Simple Mindfulness Exercises for Anxiety
Mindfulness,  Reduce Anxiety & Stress

Mindfulness Exercises for Anxiety

Practicing mindfulness is the perfect approach to quite the ever running mind. It helps us slow down and connect with the present. It’s soo easy to get caught up in the stress of work or responsibilities. It’s not uncommon to be laying in a comfortable bed in a quiet room, but lay awake with a racing mind worrying about the things going wrong in your life. That’s where mindfulness exercises can help.

Meditation for Anxiety

You’ve likely heard of the benefits of meditation for easing stress and anxiety. It’s because it works! It’s a powerful practice, that over time, can lead to huge changes in your life. The daily practice of focusing on your body or breath can reduce anxiety, stress, improve memory, and increase happiness!

Meditation changes the structure of your brain, in a good way. Powerful thoughts tend to have a magnet-like pull. Meditation can help you acknowledge these thoughts and let them pass, without getting swept away.

If you haven’t tried meditation before, start with a guided meditation to help with your approach. Calm and Headspace are two popular meditation apps to try, both of which offer a free version. If you’re a true tech lover, check out Muse 2, a headband that measures your brain waves while you meditate.

Breathing Exercises

Breathing exercises go hand-in-hand with meditation. You can practice this approach anywhere, which makes it a great option before stressful or anxiety-producing situations. Deep breathing can also help during or after an unpleasant panic attack.

Try breathing-in for the count of four, holding your breath for the count of four, and exhaling for a count of eight. Repeat this for four breaths, then return to your natural breathing.

The act of slow deep breathing can dramatically shift your mental state in a matter of minutes.

Set an Intention for the Day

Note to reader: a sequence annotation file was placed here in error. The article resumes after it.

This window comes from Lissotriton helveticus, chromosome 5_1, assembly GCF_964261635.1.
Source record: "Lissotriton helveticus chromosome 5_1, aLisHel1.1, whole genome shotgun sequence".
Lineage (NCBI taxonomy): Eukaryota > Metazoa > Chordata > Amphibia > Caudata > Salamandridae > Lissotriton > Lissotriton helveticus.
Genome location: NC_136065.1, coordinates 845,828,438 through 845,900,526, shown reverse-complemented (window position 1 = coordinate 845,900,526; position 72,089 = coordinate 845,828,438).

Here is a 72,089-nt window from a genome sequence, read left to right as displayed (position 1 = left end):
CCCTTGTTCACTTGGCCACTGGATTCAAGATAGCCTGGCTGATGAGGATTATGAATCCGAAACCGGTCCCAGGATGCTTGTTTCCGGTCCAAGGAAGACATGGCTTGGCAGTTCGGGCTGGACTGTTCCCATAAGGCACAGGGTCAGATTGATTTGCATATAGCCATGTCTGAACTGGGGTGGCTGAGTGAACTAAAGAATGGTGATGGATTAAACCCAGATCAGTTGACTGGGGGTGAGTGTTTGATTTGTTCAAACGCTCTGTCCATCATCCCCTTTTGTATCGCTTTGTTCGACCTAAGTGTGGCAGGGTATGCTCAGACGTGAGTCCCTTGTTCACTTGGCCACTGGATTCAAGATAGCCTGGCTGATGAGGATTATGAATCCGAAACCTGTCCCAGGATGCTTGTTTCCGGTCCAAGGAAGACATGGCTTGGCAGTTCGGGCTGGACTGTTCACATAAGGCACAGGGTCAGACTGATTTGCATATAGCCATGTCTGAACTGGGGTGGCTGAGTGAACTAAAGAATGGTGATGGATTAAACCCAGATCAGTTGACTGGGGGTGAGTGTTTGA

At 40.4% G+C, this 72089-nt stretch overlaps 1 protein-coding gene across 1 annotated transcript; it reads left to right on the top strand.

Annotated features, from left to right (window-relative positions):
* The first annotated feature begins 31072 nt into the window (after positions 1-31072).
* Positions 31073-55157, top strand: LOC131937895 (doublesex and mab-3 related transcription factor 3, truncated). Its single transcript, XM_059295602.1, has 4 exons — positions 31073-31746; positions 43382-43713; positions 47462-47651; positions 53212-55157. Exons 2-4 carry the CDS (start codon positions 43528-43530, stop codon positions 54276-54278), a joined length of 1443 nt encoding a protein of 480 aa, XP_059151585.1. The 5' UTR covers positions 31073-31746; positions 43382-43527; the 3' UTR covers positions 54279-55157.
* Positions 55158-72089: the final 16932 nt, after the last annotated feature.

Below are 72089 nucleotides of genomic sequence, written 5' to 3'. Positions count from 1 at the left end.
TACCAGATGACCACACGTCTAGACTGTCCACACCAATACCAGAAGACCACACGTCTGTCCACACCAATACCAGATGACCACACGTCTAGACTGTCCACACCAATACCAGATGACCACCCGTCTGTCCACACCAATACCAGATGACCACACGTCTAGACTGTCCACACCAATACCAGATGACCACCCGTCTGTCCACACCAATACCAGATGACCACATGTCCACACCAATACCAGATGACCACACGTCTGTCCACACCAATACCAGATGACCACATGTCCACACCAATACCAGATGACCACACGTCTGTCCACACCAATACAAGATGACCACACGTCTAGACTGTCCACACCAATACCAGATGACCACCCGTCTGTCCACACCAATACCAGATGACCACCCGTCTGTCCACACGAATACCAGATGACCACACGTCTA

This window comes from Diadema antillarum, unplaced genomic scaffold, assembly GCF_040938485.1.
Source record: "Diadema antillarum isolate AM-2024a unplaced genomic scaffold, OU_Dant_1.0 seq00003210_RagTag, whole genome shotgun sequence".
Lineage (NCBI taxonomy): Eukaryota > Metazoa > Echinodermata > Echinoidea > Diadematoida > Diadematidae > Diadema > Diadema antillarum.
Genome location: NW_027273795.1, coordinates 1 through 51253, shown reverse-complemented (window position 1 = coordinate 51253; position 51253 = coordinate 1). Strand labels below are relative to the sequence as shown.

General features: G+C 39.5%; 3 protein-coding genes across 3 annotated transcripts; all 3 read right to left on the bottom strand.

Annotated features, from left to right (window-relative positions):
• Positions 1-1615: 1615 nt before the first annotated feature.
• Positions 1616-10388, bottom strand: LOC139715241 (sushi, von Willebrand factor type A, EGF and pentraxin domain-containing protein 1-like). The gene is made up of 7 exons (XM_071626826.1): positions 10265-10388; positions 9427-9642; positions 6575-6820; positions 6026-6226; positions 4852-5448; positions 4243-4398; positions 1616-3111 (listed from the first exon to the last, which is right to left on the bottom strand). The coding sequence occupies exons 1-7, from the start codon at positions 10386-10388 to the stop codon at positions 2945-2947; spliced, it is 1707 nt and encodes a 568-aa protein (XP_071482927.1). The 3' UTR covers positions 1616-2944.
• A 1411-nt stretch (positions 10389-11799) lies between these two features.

This is a great technique to start first thing in the morning to carry throughout the entire day. Take a moment to breath in the feeling or your mental state for the day.

For instance, try starting the day with confidence as your intention. Breath-in confidence and breath-out all the worries that are holding you back. Set the intention to exude confidence for the entire day.

Write in a Journal

Journaling is a powerful habit that can declutter the mind, reduce stress, and help set intentions. Don’t stress about what you should or should not write, there isn’t a wrong way to do this.

Start with writing with what first comes to your mind. This process can reveal where you are focusing energy. Try writing about the things you are grateful for. The benefits of practicing gratitude are endless!

If you need a bit more guidance or prefer structure, something like the 5-minute journal is a good option to try.

Tapping Exercises

This is an interesting approach that can be used during panic attacks or bring your body to a greater sense of calm. Each approach is different, but most involve repetitive tapping on meridian points (where energy focuses), similar to acupuncture, often while repeating an affirmation or phrase.

One popular technique is Emotional Freedom Technique (EFT), this exercise involves tapping near the endpoints of specific energy meridians in your body to promote physical and emotional healing. During the tapping, you repeat an affirmative phrase targeted at the issue you’re working to overcome.

This particular approach has proven to be useful for those struggling with Anxiety and PTSD.

Takeaway

These practices take time to present their benefits, but every little bit helps! Give these a try and get a sense for the options that work best for you. Find what works and run with it! Stress and anxiety shouldn’t consume you, these are the types of new habits that can help give you the freedom you’re looking for.

Marc Kraft

Marc is the creator of Mindful Searching, a content site dedicated to providing accurate information around mental health and wellness. Marc has improved his brain health through self-experimentation over the last 9 years. He has broken down personal and professional barriers leading to dramatic improvement in his life. Curiosity is his driving force.